• Removed $700,000 to fund a Lean efficiency and cost reduction program across all sixteen state departments;
  • Replacement of aged fleet vehicles across all state departments;
  • An additional $73,000 to the Office of Military Advocate for the purpose of hiring an additional staff member;
  • An additional $142,000 for the Mainstreet Program;
  • An additional $500,000 to tourism for the purpose of funding the Meet Me in Missouri program and an additional $2.5 million for the tourism marketing match; and,
  • Higher Education funding was placed back into the Performance Funding model.

There are numerous items that are still open throughout all the budget bills.  The following items of interest are still open:

  • Prisoner per diem rates;
  • State employee pay plan and retirement;
  • Federal Reimbursement Rates for providers; and,
  • Fee-For-Service and Managed Care funding.

 

HOUSE FLOOR ACTION

PUNITIVE DAMAGES:  The House took up HCS HB 2119, sponsored by Rep. Kirk Mathews (R-).  This bill provides that punitive damages shall not be awarded except upon proof by clear and convincing evidence that the defendant intentionally caused harm or acted with a conscious disregard for the safety of others.  Punitive damages may not be awarded against an employer or principal because of the conduct of an employee or agent unless specified criteria are met.  During Perfection the following amendments were adopted:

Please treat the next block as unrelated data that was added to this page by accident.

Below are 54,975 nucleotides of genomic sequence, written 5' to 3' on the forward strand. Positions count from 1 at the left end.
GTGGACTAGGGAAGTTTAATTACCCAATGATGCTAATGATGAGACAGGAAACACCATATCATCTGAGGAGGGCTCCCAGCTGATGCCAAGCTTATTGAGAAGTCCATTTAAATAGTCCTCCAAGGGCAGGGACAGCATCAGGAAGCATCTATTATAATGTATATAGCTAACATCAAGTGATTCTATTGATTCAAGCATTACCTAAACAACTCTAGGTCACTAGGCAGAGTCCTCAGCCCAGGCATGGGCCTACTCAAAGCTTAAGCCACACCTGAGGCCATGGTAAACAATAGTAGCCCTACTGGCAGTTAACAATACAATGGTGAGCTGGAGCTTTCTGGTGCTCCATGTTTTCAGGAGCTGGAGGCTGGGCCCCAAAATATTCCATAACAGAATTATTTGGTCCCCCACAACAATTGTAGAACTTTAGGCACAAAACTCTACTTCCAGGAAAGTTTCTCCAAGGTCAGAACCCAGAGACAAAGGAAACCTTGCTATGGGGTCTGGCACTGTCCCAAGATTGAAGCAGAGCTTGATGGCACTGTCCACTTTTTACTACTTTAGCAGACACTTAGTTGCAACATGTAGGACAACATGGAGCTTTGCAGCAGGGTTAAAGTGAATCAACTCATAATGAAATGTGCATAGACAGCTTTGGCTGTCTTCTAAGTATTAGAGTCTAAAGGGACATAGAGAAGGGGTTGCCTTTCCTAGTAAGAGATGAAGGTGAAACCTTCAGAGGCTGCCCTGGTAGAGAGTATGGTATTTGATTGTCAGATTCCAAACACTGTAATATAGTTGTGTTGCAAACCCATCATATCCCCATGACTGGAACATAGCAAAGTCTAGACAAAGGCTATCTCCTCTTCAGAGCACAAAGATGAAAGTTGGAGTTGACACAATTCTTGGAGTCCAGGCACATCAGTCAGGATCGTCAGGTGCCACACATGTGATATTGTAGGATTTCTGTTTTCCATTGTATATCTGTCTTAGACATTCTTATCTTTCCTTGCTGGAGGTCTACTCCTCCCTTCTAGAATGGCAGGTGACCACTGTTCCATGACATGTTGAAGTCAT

• HA1, Rep. Corlew – Requires plaintiffs to prove the defendant showed a “deliberate and flagrant” disregard for safety rather than a “conscious” disregard for safety;
  • HA2, Rep. White – aligns the medical malpractice provision with the Senate language;
  • HA3, Rep. Barnes – creates an exception for lawsuits which invoke privacy rights, property rights, or rights enumerated in the US Constitution; and,
  • HA4, Rep. Roberts – Carves out any language which conflicts with current federal law.

It is expected this bill will be Third Read and Passed next week.

DEPARTMENT OF NATURAL RESOURCES:  The House Committee on Conservation and Natural Resources conducted a hearing on SS/SCS/SB 782.  This bill contains numerous provisions relating to the Department of Natural Resources. Major provisions include:

  • Fence maintenance along the historic Missouri Rock Island Railroad Corridor;
  • Extension of the sunset on the Lead-acid battery fee program;
  • Limiting the ability of the Director, the Hazardous Waste Management Commission, the Missouri Mining Commission, and the Clean Water Commission to increase fees by placing on sunset on authority to modify fees (August 24, 2024);